To get more scratch regs, it's better to just declare more output operands that are never used by the surrounding non-asm code. That leaves register allocation to the compiler, so it can be different when inlined into different places. Choosing ahead of time and declaring a clobber only makes sense if you need to use a specific register (e.g. shift count in
%cl). Of course, an input constraint like
"c" (count) gets gcc to put the count in rcx/ecx/cx/cl, so you don't emit a potentially redundant
mov %[count], %%ecx.
If this looks too complicated, don't use inline asm. Either lead the compiler to the asm you want with C that's like the optimal asm, or write a whole function in asm.
When using inline asm, keep it as small as possible: ideally just the one or two instructions that gcc isn't emitting on its own, with input/output constraints to tell it how to get data into / out of the asm statement. This is what it's designed for.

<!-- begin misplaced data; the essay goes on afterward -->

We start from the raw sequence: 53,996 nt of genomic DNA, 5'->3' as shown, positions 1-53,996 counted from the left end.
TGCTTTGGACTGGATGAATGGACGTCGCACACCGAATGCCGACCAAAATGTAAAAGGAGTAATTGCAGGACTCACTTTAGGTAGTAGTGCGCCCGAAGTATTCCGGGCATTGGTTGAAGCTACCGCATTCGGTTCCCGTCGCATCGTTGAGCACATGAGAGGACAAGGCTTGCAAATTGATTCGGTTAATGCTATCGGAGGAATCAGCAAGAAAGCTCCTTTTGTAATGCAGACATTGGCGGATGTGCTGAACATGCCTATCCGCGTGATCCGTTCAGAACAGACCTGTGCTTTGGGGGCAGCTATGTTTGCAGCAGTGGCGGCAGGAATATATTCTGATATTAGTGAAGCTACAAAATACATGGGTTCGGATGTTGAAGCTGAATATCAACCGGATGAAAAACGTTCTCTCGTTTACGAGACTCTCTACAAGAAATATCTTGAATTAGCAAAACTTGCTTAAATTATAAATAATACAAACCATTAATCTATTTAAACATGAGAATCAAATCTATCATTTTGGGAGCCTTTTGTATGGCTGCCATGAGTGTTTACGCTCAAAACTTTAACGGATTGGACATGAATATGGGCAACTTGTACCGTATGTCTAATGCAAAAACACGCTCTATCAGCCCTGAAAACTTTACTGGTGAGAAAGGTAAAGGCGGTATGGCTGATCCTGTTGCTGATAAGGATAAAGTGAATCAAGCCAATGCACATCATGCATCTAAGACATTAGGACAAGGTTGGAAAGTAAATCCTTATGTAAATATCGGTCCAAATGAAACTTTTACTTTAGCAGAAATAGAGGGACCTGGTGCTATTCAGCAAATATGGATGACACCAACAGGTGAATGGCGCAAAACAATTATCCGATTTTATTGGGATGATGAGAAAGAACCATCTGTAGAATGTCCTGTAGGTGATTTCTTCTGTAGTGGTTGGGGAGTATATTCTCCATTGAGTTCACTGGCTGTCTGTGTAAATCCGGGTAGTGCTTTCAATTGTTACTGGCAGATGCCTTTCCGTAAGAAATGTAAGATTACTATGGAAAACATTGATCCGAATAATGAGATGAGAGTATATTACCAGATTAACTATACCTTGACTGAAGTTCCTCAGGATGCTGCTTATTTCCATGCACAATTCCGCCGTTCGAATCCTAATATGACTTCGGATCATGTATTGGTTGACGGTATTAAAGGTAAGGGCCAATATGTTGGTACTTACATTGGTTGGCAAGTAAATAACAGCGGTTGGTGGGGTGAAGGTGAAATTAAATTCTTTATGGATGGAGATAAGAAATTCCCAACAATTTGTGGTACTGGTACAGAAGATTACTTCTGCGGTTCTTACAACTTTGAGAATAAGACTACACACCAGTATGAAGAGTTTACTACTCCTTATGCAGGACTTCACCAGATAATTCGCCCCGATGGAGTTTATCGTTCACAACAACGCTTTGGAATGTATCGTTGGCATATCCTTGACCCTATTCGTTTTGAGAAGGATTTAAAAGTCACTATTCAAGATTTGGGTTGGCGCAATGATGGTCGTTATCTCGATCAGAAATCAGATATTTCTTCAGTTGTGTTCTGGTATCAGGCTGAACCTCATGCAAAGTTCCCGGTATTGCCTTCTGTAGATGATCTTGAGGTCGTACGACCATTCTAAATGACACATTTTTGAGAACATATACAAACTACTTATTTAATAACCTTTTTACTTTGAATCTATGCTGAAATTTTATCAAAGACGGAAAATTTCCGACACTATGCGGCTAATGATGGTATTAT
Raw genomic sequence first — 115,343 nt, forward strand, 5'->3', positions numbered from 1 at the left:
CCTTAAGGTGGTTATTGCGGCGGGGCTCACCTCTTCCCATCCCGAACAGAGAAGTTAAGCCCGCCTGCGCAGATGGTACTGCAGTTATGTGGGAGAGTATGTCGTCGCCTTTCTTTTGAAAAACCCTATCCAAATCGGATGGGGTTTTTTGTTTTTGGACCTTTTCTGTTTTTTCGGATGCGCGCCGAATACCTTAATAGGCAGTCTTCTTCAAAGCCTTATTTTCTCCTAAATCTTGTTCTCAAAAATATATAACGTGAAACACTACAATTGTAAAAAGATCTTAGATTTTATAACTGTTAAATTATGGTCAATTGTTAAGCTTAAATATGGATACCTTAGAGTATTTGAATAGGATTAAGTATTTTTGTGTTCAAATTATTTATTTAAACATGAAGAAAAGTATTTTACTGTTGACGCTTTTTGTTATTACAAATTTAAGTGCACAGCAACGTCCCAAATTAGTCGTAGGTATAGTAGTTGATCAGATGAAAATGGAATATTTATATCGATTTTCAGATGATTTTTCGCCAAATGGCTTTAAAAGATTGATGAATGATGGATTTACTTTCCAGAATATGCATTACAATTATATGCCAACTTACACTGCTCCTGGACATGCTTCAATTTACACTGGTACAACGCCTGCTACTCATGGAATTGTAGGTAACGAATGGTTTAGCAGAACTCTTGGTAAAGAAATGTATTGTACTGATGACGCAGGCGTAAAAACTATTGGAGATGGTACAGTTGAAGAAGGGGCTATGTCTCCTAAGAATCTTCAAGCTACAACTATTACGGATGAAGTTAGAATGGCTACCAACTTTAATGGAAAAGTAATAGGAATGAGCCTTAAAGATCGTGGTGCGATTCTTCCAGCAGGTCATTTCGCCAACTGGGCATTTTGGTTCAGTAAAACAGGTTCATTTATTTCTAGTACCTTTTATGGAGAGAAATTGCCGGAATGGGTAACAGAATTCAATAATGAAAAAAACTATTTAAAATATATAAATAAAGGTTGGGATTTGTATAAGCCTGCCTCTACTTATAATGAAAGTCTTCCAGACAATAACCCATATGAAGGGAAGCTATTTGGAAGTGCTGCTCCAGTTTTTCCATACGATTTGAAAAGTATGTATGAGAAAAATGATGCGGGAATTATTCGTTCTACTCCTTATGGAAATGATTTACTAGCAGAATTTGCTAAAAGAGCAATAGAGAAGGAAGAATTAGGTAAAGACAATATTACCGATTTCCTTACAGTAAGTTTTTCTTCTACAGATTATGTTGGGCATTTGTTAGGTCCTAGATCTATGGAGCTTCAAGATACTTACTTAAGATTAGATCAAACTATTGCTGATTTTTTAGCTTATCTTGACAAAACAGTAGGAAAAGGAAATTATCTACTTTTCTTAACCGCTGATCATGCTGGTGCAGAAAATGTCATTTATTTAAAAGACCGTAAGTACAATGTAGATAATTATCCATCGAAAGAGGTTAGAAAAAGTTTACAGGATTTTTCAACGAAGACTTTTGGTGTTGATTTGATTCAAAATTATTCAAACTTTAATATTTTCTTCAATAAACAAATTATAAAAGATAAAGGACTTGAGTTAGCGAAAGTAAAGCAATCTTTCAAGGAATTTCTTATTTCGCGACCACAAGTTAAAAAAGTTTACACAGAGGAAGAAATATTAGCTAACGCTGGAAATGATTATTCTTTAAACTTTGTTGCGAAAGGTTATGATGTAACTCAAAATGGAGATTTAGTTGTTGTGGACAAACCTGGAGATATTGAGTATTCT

Rule of thumb: if your GNU C inline asm start or ends with a
mov, you're usually doing it wrong and should have used a constraint instead.
- You can use GAS's intel-syntax in inline-asm by building with
-masm=intel (in which case your code will only work with that option), or using dialect alternatives so it works with the compiler in Intel or AT&T asm output syntax. But that doesn't change the directives, and GAS's Intel-syntax is not well documented. (It's like MASM, not NASM, though.) I don't really recommend it unless you really hate AT&T syntax.
Inline asm links:
- x86 wiki. (The tag wiki also links to this question, for this collection of links)
- The manual. Read this. Note that inline asm was designed to wrap single instructions that the compiler doesn't normally emit. That's why it's worded to say things like "the instruction", not "the block of code".
- A tutorial
- Looping over arrays with inline assembly Using
r constraints for pointers/indices and using your choice of addressing mode, vs. using